Hotel leaders at the Master Innholders' Hotel General Managers' Conference were urged to take time out of their busy schedules to reflect on how they can be more productive and happier in their roles.
The advice came from David Guile, former chief executive of Macdonald Hotels & Resorts, who outlined a former typical working day, which went from 7am in the morning to an awards dinner late at night with barely a chance for a cup of tea or a sandwich in between.
Soon after, during a family holiday, Guile paused to undertake some quality thinking and came to the realisation that "time is such an invaluable commodity, and if you don't take control of it, it will take control of you."
Three months later, in 2014, Guile quit the role he had held for six years, wrote a book and studied to become an executive leadership coach. He now advises leaders on the importance of reflection and outlined to the audience a simple five-point plan to get started:
1 Find the time and place - diarise a short meeting with yourself on a daily or weekly basis to get started, preferably away from the office or from the main hubbub of the business.
2 Identify your questions - what is the core purpose of your role, and what positive difference can you make for yourself and others?
3 Challenge your thinking - be a disruptor and open your mind to new possibilities.
4 Make a change - for instance, learn to say no more often, delegate more effectively or diarise time for planning ahead.
5 Commit to the process - make it happen, repeat and practice.
Driving cultural change through imagination and encouragement
Imagination is the driving force to create progressive cultural change within a business and it needs to be propelled by the leader of the business, the conference heard.
ivational speaker and coach Marcus Child explained that 80%-90% of company culture is driven by leadership behaviour, therefore it is essential that leaders are positive role models.
Child started his career as a secondary school teacher in Essex, where he successfully helped to turn a low O-Level pass rate in English into one that saw 139 out of 142 pupils achieve a grade C.
He explained that the improvements came about because he instilled belief into his pupils, who included chef Jamie Oliver and former Republic of Ireland footballer Matt Holland - as he does today with clients - by asking them at the outset what is their ultimate goal and then giving them the encouragement to succeed.
Personalities inspired by Child's words of wisdom have included Alan Parker, former chief executive of Whitbread. Child helped Parker to focus on looking after the company's employees better which, in turn, improved the experience of guests and ultimately increased results for investors.
He also cited the example of Anna-Marie Dowling who, as a cleaner with Holiday Inn hotels, told him she wanted to become a general manger. Today she is the complex general manager of the Westin and Le Meridien City Centre in Bahrain.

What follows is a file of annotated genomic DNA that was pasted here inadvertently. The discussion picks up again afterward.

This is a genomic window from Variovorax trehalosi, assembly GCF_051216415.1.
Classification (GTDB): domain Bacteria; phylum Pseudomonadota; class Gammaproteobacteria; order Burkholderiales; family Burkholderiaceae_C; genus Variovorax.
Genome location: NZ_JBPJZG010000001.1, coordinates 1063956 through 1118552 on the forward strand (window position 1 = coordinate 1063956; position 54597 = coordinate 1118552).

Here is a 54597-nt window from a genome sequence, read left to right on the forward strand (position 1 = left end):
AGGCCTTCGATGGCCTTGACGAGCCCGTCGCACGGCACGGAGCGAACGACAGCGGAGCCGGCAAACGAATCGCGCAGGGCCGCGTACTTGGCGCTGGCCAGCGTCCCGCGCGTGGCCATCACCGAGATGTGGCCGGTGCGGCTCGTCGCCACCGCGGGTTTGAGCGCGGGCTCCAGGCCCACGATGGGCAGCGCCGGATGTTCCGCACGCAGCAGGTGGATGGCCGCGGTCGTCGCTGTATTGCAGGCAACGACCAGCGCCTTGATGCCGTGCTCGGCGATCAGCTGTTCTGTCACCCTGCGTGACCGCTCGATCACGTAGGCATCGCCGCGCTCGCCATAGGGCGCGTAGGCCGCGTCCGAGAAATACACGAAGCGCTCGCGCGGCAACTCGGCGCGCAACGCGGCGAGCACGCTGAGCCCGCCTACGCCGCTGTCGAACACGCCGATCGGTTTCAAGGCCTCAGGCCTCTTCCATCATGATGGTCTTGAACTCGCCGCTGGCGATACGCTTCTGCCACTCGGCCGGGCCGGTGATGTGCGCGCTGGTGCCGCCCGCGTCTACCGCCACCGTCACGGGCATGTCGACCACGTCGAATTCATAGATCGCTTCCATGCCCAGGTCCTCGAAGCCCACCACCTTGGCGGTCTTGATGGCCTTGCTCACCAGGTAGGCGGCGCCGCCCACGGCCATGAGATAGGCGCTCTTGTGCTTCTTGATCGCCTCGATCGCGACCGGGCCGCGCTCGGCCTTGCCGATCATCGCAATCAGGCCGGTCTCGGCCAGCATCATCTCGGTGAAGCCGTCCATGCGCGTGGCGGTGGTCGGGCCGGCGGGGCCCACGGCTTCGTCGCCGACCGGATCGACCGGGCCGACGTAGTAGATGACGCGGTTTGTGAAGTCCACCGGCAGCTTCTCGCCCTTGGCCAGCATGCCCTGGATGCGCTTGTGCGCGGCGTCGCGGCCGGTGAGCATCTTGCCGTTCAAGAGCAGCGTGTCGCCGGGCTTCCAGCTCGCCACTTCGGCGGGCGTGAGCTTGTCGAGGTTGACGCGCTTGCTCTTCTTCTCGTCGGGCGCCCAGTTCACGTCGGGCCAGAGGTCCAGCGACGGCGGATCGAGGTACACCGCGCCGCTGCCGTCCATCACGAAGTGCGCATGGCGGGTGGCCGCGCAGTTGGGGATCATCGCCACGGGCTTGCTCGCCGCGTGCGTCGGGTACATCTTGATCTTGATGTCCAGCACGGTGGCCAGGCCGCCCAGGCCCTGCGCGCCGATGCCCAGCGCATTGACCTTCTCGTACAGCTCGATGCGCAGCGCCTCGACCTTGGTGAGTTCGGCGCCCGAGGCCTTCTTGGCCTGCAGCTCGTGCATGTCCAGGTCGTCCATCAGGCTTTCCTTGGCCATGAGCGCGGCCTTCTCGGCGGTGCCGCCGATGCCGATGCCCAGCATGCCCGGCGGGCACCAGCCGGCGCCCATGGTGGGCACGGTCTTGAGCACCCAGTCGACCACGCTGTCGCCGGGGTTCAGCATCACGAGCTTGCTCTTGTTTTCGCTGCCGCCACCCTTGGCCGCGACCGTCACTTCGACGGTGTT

"The two most important words you can say to your staff is 'well done'," said Child. "Encouragement gives a business a natural advantage."
Hoteliers must encourage young people to join the industry
elier of the Year 2018 David Taylor reminded fellow operators of their responsibility to encourage young people to consider a career in hospitality. He said that he had recently taken part in a Springboard-organised event at the Shangri-La hotel at the Shard, in which the hospitality industry was showcased to children from inner London.
"Its objective was to show this group of young people what an amazing industry we work in, but in a real-life hotel environment," he said. He went on to explain how grateful he was to the Hyatt Regency Birmingham for giving him his first taste of working in a hotel as a weekend bell boy. "This was all I needed to get into the hotel - but I had no idea of where it would take me," he added.
Taylor, vice-president of operations for Principal at IHG, was also the chair of the 26th Hotel General Manager's Conference.
Engaged staff grow businesses
Engaged staff can increase the productivity of an organisation by 43%. That was the message delivered to delegates by speaker and author Stefan Wissenbach.
Engagement comes about through listening to your employees, he said. "There are lots of small things staff can do and layering incremental changes over time can achieve amazing results. Take action on the feedback from staff and repeat, repeat, repeat.
"An engaged team can overcome adversity. Unite around a shared purpose, throw in a dose of bravery and magic starts to happen."
Wissenbach is the founder of Engagement Multiplier, which helps businesses to improve morale and staff retention, resulting in innovation and growth.
Cybersecurity: the need for more training and education
A fascinating but frequently terrifying insight into cybersecurity was provided by Rob May, managing director of Surrey-based IT company Ramsac.
Shockingly, only a handful of the 450 delegates confirmed that they and their staff had undergone cybersecurity training, despite it being a legal requirement since the introduction of General Data Protection Regulation legislation on 25 May 2018.
"Someone has their identity stolen online every 15 seconds," warned May, who outlined the seven key cyber threats:
1 Malicious software - such as a virus, worm or Trojan horse
2 Social engineering - for example, fraudulent emails or telephone calls in which the recipient is encouraged to reveal passwords and personal details